“Tim, it was great reporting on your teams efforts for Greenbiz.com during SXSW Eco. I am sharing this paper with companies in Dallas that I know will benefit from this template. Your book Changing Business from the Inside Out has also been very helpful.”
“Christina, I deeply appreciate your perspective, particularly the example you offer on the National Underwater Robotics Championship. We need to be reminded of the potential - not just athletic, but intellectual - that we're losing when we fail to offer a pathway to citizenship for hardworking youth.”
“Ellen, you raise an excellent point. Lack of training is frequently where the breakdown occurs between organizational policy and action. I see the same thing in recycling programs - although in this case the consequences are far worse. Thanks for taking the time to identify a critical area that we can hold institutions accountable to - and a way to potentially contribute as a volunteer as well.”
“Jaime, I couldn't agree more. Thanks for the inspiring reminder that ensuring that America's children have basic needs met is up to all of us. It's really in our interest to see that as many of our kids get educated as possible. Our future is only as bright as they are.”
“Wow, I could not have said that better myself. Thanks for this thoughtful examination of how the far right gets it wrong when it comes to matters of faith. It is telling that many would prefer to quote Paul over Jesus. I am grateful to progressive Christians who are willing to rationally and soberly point out the blatant inconsistencies between the political rhetoric and the actual mission of Jesus, as he stated so clearly when he quoted Isaiah. This all starting coming more clear to me when I actually read the Bible for myself.”
“Of all the species imperiled by environmental damage, bees are one of the most serious. They are vital to our food supply. The documentary "Colony" offers a glimpse into what happens to beekeepers and local farming economies when bee populations decline. It's worth watching.”
“We just got our very first public charging station in Dallas. Half Price Books, right in the center of town, was always a great place to get coffee and hang out. It's an ideal stop for EV drivers to get a 30-minute charge. Now, thanks to a cooperative effort between the city and electricity providers, we're getting 12 more charging stations. Also, the Volt hits this market in March. 2011 should be a big year for the EV in Dallas.”
Ragnar Danneskjold on Jan 4, 2011 at 12:42:05
“Great. You can hang out and drink 12 lattes over the 6 hours it takes to charge the Volt.”
“As a Christian, I am deeply offended by this video. These people are classic reactionaries who are terrified of change and things they don't understand. There is no simple regulatory solution to our environmental dilemma, but hiding behind a myopic ideology is definitely not the way to fix things. We need to accept the fact of human-ecological interdependence. This earth we live on is the vehicle God has provided to clothe, feed and shelter us. The bible calls us to be responsible stewards of God's creation, our natural capital. Psalms 24:1 " The Earth is the Lord's and everything in it" pretty much sums it up. And regarding the poor, simple actions over here can vastly help others "over there." If Americans would reduce meat consumption by a mere 10%, for example, we would have enough grain left over to feed 60 million people. That's just one "green" action that can make a tremendous difference. We'd also be doing ourselves a favor in terms of improving our health care and lessening obesity. There are many other examples of how genuine Christian living is consistent with sustainable living.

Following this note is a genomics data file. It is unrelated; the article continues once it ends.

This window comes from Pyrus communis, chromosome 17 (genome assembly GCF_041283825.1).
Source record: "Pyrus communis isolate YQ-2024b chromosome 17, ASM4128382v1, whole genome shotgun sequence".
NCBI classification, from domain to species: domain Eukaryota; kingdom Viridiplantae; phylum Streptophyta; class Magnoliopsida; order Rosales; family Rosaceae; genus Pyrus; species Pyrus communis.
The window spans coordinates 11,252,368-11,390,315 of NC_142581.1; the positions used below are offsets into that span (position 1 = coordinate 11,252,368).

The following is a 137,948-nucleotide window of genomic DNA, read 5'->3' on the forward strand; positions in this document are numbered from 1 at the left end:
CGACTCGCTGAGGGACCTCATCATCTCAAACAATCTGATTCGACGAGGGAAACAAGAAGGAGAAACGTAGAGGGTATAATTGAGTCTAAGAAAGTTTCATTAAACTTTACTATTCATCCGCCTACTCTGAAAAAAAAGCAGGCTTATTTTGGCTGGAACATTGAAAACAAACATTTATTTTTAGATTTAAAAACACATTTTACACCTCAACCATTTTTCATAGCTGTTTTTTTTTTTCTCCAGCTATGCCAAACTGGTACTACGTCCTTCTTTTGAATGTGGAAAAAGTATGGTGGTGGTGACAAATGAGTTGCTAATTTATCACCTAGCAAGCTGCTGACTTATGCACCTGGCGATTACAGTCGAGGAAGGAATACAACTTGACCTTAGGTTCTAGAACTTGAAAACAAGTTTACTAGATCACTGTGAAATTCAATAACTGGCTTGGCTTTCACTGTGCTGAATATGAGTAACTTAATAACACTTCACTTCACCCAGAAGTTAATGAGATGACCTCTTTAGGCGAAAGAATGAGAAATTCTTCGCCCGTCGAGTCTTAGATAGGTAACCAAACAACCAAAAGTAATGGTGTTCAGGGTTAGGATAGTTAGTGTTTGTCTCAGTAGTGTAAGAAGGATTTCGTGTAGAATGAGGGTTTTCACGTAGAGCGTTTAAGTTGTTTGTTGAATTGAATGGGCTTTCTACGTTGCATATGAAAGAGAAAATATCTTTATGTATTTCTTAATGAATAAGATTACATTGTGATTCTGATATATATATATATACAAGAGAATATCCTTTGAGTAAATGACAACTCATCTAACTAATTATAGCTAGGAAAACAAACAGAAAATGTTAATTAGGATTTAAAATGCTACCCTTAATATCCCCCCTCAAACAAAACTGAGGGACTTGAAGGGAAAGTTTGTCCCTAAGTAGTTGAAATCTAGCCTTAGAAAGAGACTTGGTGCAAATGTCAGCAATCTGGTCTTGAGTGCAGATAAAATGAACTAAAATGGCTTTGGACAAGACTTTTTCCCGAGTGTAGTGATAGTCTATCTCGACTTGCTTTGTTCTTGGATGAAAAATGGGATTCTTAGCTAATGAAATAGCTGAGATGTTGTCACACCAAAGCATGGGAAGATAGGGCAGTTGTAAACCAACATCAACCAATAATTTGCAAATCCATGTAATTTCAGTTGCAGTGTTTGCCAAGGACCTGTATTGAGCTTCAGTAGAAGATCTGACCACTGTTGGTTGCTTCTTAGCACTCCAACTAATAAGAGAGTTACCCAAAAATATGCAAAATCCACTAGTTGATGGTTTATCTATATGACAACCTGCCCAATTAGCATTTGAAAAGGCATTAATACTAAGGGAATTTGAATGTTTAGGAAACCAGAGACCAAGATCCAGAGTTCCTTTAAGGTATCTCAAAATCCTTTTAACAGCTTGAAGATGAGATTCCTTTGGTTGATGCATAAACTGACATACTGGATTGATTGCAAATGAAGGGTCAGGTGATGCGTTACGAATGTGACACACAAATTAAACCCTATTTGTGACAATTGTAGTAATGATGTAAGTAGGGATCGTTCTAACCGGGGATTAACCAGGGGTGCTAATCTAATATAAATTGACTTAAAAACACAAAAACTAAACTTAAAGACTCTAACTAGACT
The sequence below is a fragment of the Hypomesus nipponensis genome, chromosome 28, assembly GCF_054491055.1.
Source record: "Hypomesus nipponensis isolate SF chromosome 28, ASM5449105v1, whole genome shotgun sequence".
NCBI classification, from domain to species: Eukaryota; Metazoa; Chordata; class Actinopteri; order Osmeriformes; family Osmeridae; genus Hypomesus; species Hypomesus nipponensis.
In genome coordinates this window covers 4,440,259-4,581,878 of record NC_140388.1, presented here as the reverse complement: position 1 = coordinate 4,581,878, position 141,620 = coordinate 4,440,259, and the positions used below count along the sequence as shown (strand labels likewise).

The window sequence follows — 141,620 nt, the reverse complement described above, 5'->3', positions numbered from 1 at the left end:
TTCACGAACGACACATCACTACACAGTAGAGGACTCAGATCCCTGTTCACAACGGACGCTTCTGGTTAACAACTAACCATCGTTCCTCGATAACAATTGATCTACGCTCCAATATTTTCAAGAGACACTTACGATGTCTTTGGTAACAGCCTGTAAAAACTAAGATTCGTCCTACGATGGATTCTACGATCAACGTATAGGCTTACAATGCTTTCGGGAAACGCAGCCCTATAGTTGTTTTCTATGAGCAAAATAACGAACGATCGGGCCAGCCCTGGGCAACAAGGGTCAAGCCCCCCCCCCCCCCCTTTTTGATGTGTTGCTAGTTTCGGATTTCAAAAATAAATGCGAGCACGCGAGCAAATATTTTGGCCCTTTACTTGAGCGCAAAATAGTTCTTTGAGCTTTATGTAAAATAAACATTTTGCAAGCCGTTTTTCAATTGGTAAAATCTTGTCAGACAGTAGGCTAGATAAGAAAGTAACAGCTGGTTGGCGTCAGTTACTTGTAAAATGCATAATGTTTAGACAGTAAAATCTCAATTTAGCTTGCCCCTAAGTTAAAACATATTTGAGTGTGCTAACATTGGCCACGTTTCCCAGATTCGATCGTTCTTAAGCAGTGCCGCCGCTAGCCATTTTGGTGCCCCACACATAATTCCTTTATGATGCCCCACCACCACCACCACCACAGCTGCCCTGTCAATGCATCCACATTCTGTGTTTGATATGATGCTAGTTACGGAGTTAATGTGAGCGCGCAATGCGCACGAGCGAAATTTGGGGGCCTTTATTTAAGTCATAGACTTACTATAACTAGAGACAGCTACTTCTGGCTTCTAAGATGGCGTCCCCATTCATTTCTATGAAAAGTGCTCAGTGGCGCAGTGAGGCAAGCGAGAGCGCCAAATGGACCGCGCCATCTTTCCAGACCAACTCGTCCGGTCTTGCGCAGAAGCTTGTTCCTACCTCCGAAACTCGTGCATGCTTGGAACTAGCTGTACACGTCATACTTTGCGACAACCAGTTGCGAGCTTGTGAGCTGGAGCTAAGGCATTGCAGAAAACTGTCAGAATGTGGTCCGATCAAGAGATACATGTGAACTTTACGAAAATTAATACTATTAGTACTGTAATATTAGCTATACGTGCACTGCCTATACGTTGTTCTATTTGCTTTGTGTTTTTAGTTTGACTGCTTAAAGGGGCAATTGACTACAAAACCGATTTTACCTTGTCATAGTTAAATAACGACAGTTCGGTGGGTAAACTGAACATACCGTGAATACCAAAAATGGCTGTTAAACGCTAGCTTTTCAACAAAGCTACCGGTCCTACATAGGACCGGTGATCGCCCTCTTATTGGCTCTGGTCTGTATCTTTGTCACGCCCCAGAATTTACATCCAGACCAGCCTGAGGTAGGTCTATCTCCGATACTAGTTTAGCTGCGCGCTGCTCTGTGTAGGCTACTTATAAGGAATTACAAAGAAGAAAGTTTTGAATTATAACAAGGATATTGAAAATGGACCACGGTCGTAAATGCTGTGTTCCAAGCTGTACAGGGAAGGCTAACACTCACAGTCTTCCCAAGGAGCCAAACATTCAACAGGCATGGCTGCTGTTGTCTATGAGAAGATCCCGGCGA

For those who want to see a compassionate, responsible, and insightful side of our faith, check out the creation care movement. The "religious right" is not the only expression of Christianity out there, thank God!”
Lee Enry Erickson on Dec 19, 2010 at 23:42:31
“Excellent response, Anna. Thank you for standing up for those of us who are indeed Bible-believing followers of Jesus Christ who do not in the slightest way align with the inflammatory fear-based propaganda of this organization, whose agenda is to discredit and label any church, leader, organization or individual who embraces the creation care movement as an "enemy" of the true church and our society. Everyone I personally know who is a Christian environmental and social justice activist seeks to follow God's Word and mandate to care those less fortunate while preserving and conserving all that He has provided for our earthly habitation and sustenance. I am continually blessed by the demonstrations of compassion with action I witness through such socio-environmental ministries here and abroad. It is our Christian duty and responsibility to future generations to be trustworthy stewards of all His creation, as we care for the sick and helpless among us as we provide sustainable solutions to reverse their poverty... this is what the creation care movement is all about.”